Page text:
By Briana Vannozzi
Critics of the governor’s proposed budget are wondering if his administration has a crystal ball able to predict next year’s winter weather or if it’s just poor fiscal planning resulting in both the transportation and snow removal budgets being slashed.
“What it really is emblematic of is the governor’s pattern over the last five and a half years of ignoring facts to construct a narrative that works for him politically,” said Assemblyman John Wisniewski, chair of the Transportation Committee.
The proposed budget calls for a $44 million cut to winter operations and snow removal. That’s a difference of nearly 50 percent from the current fiscal year. The Department of Transportation will also take a big hit under the proposed spending, from nearly $1.5 billion down to just under $1.3 billion. That’s a nearly 8.5 percent drop.
The Treasury Department today told NJTV News, “We typically pay for most of the snow removal through a supplemental appropriation to reimburse DOT for snow removal costs. That’s what happened last year and in previous years when we have had harsh winters. So, the decrease everyone is seeing actually reflects the fact that we had a supplemental appropriation in fiscal year 2015.”
They go on to say that appropriation does not continue for this year.
The actual amount allocated for snow removal in budgets going back to 2008 is only about $10 million, according to both the Treasury and Transportation Departments, which means funding for snow removal and winter emergencies typically come from supplemental funds — because they say accurately predicting the weather and the money needed is nearly impossible.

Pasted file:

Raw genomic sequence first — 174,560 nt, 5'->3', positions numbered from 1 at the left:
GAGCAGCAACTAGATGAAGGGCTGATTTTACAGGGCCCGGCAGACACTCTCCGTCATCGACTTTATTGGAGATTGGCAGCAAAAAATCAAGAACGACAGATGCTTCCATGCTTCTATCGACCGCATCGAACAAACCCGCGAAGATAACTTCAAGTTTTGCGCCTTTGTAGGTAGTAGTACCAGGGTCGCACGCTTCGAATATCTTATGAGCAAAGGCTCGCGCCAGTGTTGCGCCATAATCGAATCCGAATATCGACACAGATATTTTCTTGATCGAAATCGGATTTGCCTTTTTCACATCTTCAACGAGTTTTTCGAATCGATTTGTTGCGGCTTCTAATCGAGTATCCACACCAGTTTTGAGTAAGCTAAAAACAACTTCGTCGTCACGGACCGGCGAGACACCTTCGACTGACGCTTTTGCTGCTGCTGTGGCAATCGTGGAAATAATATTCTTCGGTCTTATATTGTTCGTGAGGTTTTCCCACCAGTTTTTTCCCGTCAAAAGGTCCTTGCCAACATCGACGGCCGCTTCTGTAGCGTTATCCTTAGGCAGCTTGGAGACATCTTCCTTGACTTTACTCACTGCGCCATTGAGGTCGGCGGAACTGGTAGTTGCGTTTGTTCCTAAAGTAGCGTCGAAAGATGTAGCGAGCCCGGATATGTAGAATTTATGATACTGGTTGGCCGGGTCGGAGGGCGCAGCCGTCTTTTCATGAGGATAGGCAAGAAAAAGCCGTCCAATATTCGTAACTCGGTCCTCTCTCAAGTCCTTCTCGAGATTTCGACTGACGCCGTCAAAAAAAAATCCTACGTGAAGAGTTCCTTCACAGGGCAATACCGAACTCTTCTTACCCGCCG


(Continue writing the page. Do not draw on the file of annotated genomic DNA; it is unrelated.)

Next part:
“It makes the budget document that much less meaningful. If you have a budget document that says we’re only going to spend this amount of money on snow removal but your real intention is to spend more, well if you’re going to be honest about your budgeting priorities, well then you ought to put the number in you’re planning on spending and not resorting to gimmickry saying well that’s OK because we’ll find it elsewhere. What that suggests is that elsewhere in the budget there’s more money then is needed,” Wisniewski said.
A review of previous years’ winter weather spending shows it far surpasses the amounts allocated.
As of today, about $91.6 million has been spent for the current fiscal year. That number ballooned in 2013-2014 — one of the state’s harshest winters on record at nearly $130 million. It was $62.5 million for the year prior. It was $20.7 million in 2011-2012 and $56 million in 2010-2011.
The state DOT defended the budget: “Safety is NJDOT’s top priority and the department will spend whatever is necessary to keep state highways clear and safe for the public. The commissioner has always, and will continue to have the final say in determining what is spent to do the job.”
But these cuts all depend on whether or not the Legislature approves the budget — an item that’s become increasingly difficult to balance.